Jets Running Back Shonn Greene Could Be Steal of 2009 Draft

Cecil HarrisCorrespondent IAugust 22, 2009

EAST RUTHERFORD, NJ - AUGUST 14:  Shonn Greene #23 of the New York Jets runs the ball against the St. Louis Rams during their preseason game at Giants Stadium on August 14, 2009  in East Rutherford, New Jersey.  (Photo by Nick Laham/Getty Images)

When the New York Jets play in a nationally televised game Monday night against the Ravens, rookie quarterback Mark Sanchez will command most of the media attention.


But another Jets rookie, running back Shonn Greene, could end up stealing the spotlight.


Greene, a halfback from Iowa who runs with abandon, has been the talk of Jets’ camp.


Before the year is out, Greene, whom the Jets traded up to select with the 65th pick, could be considered the steal of the 2009 draft.


“He has more of a combination to him: he’s part-battering ram, part-finesse,” Jets coach Rex Ryan said at his news conference in Florham Park, N.J. today. “I think he can be a special back. I really do.”


Unlike Sanchez, who has to develop timing with his receivers and chemistry with his offensive linemen, Greene can play mostly on instincts while he masters the playbook.


See the hole, hit the hole. See the blitzing linebacker or safety, pick him up.


Although it’s only a preseason game, the proud Ravens defense is always eager to make a statement. So if Greene excels against Ray Lewis & Co., then he’ll be in line for significant playing time once the real games begin.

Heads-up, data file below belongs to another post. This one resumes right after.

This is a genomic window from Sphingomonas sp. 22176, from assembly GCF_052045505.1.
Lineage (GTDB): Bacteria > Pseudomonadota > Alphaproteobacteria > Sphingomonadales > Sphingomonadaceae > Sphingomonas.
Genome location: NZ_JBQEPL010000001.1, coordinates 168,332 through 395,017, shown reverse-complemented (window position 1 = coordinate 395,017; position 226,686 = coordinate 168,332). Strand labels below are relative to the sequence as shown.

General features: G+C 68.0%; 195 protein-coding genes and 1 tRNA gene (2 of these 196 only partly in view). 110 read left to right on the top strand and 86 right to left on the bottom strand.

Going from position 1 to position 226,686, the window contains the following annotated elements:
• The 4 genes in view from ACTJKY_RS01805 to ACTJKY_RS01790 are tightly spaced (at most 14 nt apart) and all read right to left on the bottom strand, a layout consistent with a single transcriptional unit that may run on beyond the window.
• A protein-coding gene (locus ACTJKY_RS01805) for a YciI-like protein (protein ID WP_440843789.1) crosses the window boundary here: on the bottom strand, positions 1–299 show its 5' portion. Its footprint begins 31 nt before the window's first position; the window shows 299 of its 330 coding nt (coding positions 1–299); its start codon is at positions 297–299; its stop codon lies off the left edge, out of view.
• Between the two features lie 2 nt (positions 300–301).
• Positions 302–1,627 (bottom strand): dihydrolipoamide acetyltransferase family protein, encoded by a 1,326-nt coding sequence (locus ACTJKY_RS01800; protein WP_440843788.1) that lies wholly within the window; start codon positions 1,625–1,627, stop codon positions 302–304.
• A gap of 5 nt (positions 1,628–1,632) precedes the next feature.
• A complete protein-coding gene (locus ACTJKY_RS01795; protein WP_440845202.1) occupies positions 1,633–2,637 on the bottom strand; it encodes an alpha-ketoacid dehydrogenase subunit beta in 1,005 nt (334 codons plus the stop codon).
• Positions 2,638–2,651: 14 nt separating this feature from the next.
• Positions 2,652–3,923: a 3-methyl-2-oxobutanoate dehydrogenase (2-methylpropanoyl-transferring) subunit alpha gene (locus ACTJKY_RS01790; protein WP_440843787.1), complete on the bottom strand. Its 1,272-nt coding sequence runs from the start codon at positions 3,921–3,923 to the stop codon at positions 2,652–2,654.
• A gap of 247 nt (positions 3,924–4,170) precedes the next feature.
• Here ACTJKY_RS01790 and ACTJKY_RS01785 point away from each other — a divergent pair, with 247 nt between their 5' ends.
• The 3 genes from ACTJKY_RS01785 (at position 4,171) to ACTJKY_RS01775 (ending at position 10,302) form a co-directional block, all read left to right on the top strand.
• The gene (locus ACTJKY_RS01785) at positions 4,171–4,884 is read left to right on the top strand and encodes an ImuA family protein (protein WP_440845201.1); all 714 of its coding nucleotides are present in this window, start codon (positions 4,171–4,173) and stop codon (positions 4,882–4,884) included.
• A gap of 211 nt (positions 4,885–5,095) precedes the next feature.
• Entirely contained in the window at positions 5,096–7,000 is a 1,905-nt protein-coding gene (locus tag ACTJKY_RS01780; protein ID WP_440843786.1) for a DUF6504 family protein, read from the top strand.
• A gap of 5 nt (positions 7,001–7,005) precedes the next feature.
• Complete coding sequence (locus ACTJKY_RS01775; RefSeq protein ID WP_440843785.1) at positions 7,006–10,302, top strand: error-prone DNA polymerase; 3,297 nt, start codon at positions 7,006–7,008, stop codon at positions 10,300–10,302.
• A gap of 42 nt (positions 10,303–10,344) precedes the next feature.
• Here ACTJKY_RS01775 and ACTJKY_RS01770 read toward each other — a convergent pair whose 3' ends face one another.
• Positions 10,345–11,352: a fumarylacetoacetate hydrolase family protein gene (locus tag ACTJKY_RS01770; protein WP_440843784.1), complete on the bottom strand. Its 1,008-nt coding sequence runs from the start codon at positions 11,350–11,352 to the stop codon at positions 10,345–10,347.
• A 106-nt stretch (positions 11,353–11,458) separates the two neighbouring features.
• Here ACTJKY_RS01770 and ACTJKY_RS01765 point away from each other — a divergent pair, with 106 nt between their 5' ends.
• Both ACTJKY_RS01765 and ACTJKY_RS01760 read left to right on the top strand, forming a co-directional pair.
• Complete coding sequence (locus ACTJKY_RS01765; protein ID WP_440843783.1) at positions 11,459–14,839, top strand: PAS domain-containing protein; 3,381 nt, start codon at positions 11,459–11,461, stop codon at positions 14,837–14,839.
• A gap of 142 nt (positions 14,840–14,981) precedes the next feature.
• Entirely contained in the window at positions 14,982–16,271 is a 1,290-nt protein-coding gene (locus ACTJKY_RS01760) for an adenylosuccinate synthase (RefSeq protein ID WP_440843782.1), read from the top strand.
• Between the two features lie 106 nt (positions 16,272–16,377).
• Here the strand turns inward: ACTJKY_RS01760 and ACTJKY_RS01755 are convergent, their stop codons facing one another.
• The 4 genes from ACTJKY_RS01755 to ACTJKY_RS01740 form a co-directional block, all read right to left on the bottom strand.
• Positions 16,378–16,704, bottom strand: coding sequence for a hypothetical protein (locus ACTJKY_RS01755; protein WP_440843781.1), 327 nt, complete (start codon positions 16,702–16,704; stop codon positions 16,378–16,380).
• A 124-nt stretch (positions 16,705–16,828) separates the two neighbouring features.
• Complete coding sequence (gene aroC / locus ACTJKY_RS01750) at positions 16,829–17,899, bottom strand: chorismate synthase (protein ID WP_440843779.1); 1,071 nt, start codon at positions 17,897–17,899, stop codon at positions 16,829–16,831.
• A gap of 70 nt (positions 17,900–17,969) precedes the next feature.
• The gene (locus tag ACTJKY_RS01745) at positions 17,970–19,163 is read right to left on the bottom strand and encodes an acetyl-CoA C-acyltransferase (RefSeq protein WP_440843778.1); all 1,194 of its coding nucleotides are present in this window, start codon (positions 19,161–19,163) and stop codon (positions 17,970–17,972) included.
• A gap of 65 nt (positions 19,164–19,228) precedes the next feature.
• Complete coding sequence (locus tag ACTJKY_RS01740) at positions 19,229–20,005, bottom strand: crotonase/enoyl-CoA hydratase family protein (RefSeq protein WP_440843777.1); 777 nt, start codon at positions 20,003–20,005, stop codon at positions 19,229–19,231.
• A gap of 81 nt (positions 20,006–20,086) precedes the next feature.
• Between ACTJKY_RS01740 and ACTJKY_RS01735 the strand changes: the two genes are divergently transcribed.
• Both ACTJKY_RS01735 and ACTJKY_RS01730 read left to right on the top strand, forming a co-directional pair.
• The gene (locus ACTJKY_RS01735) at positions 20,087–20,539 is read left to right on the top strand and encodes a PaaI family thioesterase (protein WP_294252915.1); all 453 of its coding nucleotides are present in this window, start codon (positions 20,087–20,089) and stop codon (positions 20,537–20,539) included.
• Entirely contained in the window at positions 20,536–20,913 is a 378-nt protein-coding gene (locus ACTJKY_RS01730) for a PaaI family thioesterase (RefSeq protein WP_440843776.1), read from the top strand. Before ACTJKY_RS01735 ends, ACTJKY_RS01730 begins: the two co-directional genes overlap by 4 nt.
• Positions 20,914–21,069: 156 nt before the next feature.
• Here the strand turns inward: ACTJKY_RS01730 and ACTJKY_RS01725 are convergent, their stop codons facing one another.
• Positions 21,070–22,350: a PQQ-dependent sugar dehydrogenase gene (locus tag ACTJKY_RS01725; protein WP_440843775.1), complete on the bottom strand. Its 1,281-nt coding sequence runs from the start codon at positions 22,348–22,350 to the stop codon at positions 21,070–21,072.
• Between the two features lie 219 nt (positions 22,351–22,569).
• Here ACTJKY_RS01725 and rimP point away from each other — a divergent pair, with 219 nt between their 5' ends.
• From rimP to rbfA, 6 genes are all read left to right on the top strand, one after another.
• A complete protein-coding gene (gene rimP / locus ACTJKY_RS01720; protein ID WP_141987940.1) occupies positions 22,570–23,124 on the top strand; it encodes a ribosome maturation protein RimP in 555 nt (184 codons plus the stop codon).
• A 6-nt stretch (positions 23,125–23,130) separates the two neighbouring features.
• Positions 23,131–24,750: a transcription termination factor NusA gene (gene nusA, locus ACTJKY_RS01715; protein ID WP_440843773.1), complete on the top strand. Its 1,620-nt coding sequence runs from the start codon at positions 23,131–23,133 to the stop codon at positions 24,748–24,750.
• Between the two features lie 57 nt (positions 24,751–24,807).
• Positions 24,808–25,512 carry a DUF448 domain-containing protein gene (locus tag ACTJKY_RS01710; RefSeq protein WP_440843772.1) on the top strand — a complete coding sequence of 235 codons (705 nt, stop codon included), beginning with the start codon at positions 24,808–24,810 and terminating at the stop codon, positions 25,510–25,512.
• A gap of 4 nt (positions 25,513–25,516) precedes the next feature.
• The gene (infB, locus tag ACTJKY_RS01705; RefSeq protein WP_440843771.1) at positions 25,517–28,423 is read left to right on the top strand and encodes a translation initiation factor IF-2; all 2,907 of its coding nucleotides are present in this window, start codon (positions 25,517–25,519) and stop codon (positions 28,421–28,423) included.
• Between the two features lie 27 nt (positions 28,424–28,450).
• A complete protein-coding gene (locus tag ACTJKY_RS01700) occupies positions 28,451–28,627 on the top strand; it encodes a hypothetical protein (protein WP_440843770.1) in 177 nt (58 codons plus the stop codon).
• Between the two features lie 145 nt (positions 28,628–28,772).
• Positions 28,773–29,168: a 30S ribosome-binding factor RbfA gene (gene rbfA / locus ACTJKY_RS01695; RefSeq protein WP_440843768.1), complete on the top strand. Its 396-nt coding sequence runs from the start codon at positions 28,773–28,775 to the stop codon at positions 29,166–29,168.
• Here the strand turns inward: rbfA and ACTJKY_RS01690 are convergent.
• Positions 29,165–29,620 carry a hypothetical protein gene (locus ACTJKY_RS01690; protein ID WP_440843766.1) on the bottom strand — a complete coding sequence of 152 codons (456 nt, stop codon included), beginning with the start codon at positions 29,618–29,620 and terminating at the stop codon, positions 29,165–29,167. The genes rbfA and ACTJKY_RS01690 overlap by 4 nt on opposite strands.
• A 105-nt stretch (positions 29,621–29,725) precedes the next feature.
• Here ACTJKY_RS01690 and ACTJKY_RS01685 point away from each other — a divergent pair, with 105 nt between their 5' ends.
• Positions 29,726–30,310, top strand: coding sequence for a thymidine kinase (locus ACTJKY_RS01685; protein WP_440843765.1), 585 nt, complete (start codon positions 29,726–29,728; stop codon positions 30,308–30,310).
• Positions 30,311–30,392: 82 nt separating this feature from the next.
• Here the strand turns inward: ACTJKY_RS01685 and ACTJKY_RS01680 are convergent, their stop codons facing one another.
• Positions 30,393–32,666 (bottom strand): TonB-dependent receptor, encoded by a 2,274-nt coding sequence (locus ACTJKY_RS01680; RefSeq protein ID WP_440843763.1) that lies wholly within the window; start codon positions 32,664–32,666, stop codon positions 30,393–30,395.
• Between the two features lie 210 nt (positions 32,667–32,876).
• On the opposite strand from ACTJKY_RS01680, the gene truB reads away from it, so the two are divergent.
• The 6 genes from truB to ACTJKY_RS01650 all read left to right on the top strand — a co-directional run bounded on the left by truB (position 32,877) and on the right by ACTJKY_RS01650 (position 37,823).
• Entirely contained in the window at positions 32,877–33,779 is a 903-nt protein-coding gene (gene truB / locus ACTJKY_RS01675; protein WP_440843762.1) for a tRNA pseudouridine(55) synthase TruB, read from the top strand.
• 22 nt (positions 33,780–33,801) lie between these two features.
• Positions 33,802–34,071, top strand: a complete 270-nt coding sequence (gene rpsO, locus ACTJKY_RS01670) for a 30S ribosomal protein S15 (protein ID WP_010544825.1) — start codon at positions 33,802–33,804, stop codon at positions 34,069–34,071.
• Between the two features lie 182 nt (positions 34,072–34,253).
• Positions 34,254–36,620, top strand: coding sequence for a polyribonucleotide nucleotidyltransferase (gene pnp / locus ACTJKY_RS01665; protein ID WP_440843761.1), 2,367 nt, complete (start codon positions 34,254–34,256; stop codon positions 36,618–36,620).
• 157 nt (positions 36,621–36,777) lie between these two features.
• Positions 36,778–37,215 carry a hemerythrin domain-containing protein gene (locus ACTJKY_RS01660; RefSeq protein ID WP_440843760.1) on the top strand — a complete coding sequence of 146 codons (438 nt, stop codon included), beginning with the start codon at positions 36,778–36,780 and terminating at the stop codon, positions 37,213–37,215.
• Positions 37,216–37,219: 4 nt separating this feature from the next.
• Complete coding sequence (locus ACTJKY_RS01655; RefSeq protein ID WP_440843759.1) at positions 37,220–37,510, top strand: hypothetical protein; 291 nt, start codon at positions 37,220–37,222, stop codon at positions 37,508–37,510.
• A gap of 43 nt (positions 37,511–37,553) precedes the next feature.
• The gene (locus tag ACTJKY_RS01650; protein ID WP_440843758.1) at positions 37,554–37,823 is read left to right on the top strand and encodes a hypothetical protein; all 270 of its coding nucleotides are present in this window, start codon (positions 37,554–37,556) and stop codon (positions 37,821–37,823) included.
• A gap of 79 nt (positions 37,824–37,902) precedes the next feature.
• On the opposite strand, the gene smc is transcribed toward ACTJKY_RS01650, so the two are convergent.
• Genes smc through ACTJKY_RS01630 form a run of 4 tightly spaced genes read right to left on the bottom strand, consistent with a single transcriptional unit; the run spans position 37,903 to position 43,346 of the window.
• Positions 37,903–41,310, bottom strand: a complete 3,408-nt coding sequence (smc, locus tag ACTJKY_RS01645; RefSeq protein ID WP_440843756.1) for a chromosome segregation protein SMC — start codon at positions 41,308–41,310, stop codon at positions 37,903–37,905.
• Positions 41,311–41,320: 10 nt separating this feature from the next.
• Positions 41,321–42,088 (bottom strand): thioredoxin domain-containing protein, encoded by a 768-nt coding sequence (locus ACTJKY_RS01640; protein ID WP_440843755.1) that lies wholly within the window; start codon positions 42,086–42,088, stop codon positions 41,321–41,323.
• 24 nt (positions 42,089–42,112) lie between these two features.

Should the Jets decide Thomas Jones to be expendable, Greene will be the reason. He runs hard, breaks tackles, and likes contact.


That’s understandable, considering he played running back and linebacker at Winslow Township High School in Atco, N.J.


And Greene, who turned 24 yesterday, is not averse to hard work.


After playing for the Iowa Hawkeyes in 2005 and 2006, Greene spent 2007 working in a furniture store while attending Kirkwood Community College. Why? He needed to raise his grade point average to become academically eligible to return to Iowa.


To say Greene came back with a vengeance would be an understatement.


In 2008, Greene won the Doak Walker and Jim Brown awards as the best running back in college football. He was the only running back in major college football to gain more than 100 yards in every game last year.


After being named the Most Valuable Player in Iowa’s Outback Bowl victory over South Carolina on New Year’s Day, Greene surprised many by declaring early for the NFL draft.


Despite some concerns about the health of his ankle, Greene felt ready to play for pay. And he’s proving his readiness every day in Jets’ camp.


“I still don’t think he’s 100 percent [healthy] from that ankle [injury],” Ryan says, “but he’s toughing it out.”


Last year, legendary Penn State coach Joe Paterno gave Greene the kind of compliment the rookie hopes to hear from NFL coaches.


“He’s one of those guys who takes a good tackle and doesn’t get knocked down,” Paterno told the Reading (Pa.) Eagle. “He’s always going down the field. And he seems to know where the second [would-be tackler] is.”


Greene hasn’t received much media hype yet.


But once the season starts, opposing teams would be wise not to sleep on him.